Most people don’t bat an eye at the idea of draft beer, but what about wine from a keg? For Europeans, it’s all too familiar — they’ve consumed wine from taps for decades. But it was only in the last year that wine on tap made its debut in Edmonton, and the trend is growing.
Century Hospitality Group’s Chris Lachance — one of the first in Edmonton to use wine from kegs — has been integrating them into restaurants including Hart’s, The Parlour and MKT since last year, and is currently installing wine lines in Century Grill and Hundred Bar. “Honestly, I see it as the next generation in wine,” says Lachance, “This is the route everyone is going to go.”
Part of what sold Lachance on the idea was just how much waste it cut from the business. When bottles are opened for wine-by-the-glass sales and are not consumed within days of opening, the threat of oxidization creeps in. The leftovers are then simply dumped down the sink. For Lachance and other restaurateurs, that wasted wine is money poured down the drain. But, with keg wine, freshness is never an issue; inert gasses help push the wine through the lines, filling any empty spaces, and protecting it from
Jesse Kupina, co-owner of Central Social Hall, installed his wine kegs and accompanying specially made lines (dense lines designed to be completely impenetrable to oxygen) for wine last January, and has been offering wine from the tap ever since. “When we launched it, people were kind of under the impression it was an inferior product because it was from the tap,” says Kupina. “But, when it’s in the keg, the wine is in the same condition as it was when it was made. It’s the best fresh wine you can have.”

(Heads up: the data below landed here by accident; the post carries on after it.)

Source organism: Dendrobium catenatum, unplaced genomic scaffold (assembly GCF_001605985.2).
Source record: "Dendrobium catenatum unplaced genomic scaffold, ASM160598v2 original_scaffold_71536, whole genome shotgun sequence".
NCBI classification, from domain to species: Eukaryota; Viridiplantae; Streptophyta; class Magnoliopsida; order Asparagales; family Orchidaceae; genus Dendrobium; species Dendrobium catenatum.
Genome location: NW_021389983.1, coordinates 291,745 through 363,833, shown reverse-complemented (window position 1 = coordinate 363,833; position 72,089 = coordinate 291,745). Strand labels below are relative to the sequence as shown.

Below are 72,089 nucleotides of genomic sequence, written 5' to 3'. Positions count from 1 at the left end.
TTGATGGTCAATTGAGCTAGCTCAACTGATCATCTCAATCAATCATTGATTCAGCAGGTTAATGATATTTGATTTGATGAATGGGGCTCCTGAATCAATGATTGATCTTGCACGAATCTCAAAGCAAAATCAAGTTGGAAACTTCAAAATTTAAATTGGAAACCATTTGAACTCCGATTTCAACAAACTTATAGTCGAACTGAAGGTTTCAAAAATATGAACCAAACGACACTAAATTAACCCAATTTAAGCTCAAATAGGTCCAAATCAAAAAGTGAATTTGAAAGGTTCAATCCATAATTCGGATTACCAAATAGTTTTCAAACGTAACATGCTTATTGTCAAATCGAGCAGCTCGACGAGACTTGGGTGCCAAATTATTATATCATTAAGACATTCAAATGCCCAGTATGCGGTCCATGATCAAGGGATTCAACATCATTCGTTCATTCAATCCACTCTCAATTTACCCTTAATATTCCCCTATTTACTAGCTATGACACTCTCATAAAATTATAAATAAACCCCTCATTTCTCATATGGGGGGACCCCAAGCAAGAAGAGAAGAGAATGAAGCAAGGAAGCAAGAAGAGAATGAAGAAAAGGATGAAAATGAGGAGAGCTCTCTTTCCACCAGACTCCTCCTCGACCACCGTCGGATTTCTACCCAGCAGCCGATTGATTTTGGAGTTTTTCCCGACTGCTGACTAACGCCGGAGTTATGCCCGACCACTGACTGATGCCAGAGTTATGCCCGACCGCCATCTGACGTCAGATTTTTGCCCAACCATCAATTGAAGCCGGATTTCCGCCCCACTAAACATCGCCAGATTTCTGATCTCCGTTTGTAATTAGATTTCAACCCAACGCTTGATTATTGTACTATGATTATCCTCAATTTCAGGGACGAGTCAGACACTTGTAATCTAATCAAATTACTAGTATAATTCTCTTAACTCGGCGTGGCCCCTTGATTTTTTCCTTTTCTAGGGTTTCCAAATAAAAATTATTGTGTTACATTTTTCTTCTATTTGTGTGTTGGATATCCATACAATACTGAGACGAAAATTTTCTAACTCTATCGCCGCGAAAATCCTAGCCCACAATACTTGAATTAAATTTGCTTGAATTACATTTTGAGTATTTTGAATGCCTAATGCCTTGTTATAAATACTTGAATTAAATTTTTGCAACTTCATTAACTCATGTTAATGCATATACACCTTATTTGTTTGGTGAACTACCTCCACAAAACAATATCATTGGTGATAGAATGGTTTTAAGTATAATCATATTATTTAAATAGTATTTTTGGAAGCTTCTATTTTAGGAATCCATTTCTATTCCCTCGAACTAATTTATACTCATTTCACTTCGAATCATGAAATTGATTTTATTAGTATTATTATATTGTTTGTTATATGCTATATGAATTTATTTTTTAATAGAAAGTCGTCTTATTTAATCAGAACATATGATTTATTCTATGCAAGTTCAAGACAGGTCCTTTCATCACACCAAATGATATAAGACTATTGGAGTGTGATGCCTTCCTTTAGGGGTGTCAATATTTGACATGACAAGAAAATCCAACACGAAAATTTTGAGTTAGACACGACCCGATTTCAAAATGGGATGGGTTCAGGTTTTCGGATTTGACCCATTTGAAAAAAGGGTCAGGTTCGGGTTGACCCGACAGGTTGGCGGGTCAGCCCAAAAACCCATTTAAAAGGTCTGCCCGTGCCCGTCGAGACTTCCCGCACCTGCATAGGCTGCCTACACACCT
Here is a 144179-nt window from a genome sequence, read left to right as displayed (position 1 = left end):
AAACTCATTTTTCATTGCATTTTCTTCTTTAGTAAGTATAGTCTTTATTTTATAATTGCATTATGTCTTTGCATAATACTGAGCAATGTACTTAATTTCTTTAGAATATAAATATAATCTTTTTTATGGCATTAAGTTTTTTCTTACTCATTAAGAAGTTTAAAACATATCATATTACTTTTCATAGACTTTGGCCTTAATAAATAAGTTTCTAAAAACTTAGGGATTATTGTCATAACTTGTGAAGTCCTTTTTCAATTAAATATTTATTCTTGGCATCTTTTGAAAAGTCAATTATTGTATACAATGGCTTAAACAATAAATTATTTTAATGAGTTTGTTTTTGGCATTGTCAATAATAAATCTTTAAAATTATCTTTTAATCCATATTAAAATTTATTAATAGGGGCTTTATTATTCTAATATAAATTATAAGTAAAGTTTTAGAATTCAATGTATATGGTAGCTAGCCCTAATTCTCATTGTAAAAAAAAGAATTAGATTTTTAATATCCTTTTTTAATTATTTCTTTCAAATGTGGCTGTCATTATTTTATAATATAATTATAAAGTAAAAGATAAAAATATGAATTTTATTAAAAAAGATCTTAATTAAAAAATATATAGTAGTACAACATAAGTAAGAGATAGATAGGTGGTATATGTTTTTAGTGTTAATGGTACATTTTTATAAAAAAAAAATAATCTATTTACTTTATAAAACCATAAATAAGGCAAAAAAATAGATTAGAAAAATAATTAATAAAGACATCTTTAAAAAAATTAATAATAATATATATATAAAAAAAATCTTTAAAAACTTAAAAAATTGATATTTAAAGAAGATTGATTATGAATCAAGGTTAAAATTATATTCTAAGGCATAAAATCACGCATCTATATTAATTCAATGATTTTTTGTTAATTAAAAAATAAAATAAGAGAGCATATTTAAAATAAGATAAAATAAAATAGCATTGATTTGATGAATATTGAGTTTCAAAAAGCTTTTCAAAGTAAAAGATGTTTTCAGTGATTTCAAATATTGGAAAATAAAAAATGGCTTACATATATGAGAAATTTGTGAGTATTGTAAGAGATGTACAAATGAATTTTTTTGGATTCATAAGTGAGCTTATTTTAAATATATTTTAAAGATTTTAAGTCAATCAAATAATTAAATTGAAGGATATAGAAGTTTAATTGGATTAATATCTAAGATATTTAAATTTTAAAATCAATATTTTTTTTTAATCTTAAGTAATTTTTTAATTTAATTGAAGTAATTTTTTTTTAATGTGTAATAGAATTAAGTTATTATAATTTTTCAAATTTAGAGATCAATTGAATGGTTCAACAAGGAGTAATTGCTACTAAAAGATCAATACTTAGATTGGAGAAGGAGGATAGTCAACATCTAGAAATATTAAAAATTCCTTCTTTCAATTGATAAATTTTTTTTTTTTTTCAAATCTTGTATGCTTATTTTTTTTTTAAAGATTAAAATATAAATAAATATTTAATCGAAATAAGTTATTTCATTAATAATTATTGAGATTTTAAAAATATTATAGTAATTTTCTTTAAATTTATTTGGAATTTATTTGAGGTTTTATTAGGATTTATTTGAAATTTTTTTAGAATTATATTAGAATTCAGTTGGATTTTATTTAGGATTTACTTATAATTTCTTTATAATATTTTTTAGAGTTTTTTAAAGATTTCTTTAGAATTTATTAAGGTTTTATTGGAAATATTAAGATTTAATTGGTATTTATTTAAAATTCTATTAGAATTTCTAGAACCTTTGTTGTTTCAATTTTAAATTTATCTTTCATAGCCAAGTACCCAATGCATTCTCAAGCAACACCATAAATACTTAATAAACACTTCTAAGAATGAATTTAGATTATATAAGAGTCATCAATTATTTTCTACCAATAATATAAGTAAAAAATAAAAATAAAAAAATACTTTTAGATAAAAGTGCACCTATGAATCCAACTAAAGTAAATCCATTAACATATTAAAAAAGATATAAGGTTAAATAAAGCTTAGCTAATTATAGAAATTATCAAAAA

Of course, not everyone has been as enthusiastic. Lachance says that, in the beginning, a few of his customers turned their noses up at the concept, and Kupina found himself educating customers on the benefits of keg wine.
For us, its better quality consistently,” says Kupina. “The wines can last in a keg for up to eight months, though we’ve never had to wait that long to change one out, and it’s eco-friendly. By getting wine by the keg, you are eliminating all the bottling and packaging and excess shipping — so it does have an environmental impact.”
Carla Pipella, maitre d’ for Ernest’s at NAIT, and former member of the Society of Wine Educators, says that though the keg wine trend is fairly new to Edmonton, it’s quite common in the United States and has been prevalent in Vancouver over the last few years. Like screw-top wines, Pipella says keg wines are best suited for mid-range vinos. But that doesn’t preclude those of a higher quality from the equation. “It’s best for fruit-forward wines that are meant to be drunk young,” says Pipella.
The trend is also gaining steam locally. Aside from Lachance’s and Kupina’s establishments, keg wine can now be found at Characters, Packrat Louie, Cactus Club, Craft Beer Market and Somerville Wine and Cheese, among others. And despite any naysayers that happen upon his restaurants, Lachance believes wine-on-tap is here to stay.
“Think about it. There used to be a stigma 20 years ago towards drinking a glass of draft. People preferred the bottle to the tap because they thought the lines were dirty or that the beer was watered down. Today, whether it’s at MKT or Craft Beer Market, preference seems to be fresh beer on tap,” says Lachance. “I don’t know if it will go to that extent in the wine industry, but I won’t open another restaurant without wine on tap. That’s how strongly I believe in it.
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